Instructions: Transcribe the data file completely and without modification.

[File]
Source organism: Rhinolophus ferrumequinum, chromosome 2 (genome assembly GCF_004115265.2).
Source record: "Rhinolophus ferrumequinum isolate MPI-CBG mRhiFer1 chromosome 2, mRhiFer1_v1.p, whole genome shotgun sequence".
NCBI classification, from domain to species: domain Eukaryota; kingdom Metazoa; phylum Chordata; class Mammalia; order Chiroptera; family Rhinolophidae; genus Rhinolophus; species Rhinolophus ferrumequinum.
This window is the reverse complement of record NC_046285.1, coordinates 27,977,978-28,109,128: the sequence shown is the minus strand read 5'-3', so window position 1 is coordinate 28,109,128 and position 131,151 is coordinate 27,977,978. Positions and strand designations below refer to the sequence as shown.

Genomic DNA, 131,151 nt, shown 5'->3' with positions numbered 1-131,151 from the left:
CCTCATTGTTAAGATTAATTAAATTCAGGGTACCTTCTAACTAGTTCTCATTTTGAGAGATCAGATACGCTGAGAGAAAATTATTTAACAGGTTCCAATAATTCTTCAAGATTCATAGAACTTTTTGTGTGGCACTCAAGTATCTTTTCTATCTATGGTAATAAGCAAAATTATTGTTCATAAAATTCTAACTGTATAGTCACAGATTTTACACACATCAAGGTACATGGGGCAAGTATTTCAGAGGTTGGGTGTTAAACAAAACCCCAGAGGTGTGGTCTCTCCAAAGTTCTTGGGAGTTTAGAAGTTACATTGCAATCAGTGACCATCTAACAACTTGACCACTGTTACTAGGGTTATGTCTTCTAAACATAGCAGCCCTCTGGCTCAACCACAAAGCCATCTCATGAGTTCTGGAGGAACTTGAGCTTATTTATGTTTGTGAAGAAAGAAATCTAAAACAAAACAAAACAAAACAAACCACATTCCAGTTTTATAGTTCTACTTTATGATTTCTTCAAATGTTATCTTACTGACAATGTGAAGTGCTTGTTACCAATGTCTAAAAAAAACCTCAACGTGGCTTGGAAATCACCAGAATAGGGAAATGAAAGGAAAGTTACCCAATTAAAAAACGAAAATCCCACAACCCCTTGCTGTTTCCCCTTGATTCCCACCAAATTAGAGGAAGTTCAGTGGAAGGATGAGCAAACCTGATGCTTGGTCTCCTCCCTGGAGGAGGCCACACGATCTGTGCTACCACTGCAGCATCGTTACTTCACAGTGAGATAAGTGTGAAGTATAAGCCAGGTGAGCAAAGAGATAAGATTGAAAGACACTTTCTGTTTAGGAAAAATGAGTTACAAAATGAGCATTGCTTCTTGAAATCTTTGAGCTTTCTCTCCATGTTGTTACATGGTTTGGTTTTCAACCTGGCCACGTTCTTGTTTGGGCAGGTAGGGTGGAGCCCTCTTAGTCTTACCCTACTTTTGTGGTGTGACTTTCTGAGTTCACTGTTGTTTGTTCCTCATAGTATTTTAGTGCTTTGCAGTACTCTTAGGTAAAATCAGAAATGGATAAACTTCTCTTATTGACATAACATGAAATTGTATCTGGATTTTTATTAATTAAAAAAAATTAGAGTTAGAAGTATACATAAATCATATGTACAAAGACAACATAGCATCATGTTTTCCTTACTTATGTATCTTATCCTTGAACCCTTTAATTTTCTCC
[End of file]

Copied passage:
Source organism: Rhinolophus ferrumequinum, chromosome 2 (genome assembly GCF_004115265.2).
Source record: "Rhinolophus ferrumequinum isolate MPI-CBG mRhiFer1 chromosome 2, mRhiFer1_v1.p, whole genome shotgun sequence".
NCBI classification, from domain to species: domain Eukaryota; kingdom Metazoa; phylum Chordata; class Mammalia; order Chiroptera; family Rhinolophidae; genus Rhinolophus; species Rhinolophus ferrumequinum.
This window is the reverse complement of record NC_046285.1, coordinates 27,977,978-28,109,128: the sequence shown is the minus strand read 5'-3', so window position 1 is coordinate 28,109,128 and position 131,151 is coordinate 27,977,978. Positions and strand designations below refer to the sequence as shown.

Genomic DNA, 131,151 nt, shown 5'->3' with positions numbered 1-131,151 from the left:
CCTCATTGTTAAGATTAATTAAATTCAGGGTACCTTCTAACTAGTTCTCATTTTGAGAGATCAGATACGCTGAGAGAAAATTATTTAACAGGTTCCAATAATTCTTCAAGATTCATAGAACTTTTTGTGTGGCACTCAAGTATCTTTTCTATCTATGGTAATAAGCAAAATTATTGTTCATAAAATTCTAACTGTATAGTCACAGATTTTACACACATCAAGGTACATGGGGCAAGTATTTCAGAGGTTGGGTGTTAAACAAAACCCCAGAGGTGTGGTCTCTCCAAAGTTCTTGGGAGTTTAGAAGTTACATTGCAATCAGTGACCATCTAACAACTTGACCACTGTTACTAGGGTTATGTCTTCTAAACATAGCAGCCCTCTGGCTCAACCACAAAGCCATCTCATGAGTTCTGGAGGAACTTGAGCTTATTTATGTTTGTGAAGAAAGAAATCTAAAACAAAACAAAACAAAACAAACCACATTCCAGTTTTATAGTTCTACTTTATGATTTCTTCAAATGTTATCTTACTGACAATGTGAAGTGCTTGTTACCAATGTCTAAAAAAAACCTCAACGTGGCTTGGAAATCACCAGAATAGGGAAATGAAAGGAAAGTTACCCAATTAAAAAACGAAAATCCCACAACCCCTTGCTGTTTCCCCTTGATTCCCACCAAATTAGAGGAAGTTCAGTGGAAGGATGAGCAAACCTGATGCTTGGTCTCCTCCCTGGAGGAGGCCACACGATCTGTGCTACCACTGCAGCATCGTTACTTCACAGTGAGATAAGTGTGAAGTATAAGCCAGGTGAGCAAAGAGATAAGATTGAAAGACACTTTCTGTTTAGGAAAAATGAGTTACAAAATGAGCATTGCTTCTTGAAATCTTTGAGCTTTCTCTCCATGTTGTTACATGGTTTGGTTTTCAACCTGGCCACGTTCTTGTTTGGGCAGGTAGGGTGGAGCCCTCTTAGTCTTACCCTACTTTTGTGGTGTGACTTTCTGAGTTCACTGTTGTTTGTTCCTCATAGTATTTTAGTGCTTTGCAGTACTCTTAGGTAAAATCAGAAATGGATAAACTTCTCTTATTGACATAACATGAAATTGTATCTGGATTTTTATTAATTAAAAAAAATTAGAGTTAGAAGTATACATAAATCATATGTACAAAGACAACATAGCATCATGTTTTCCTTACTTATGTATCTTATCCTTGAACCCTTTAATTTTCTCC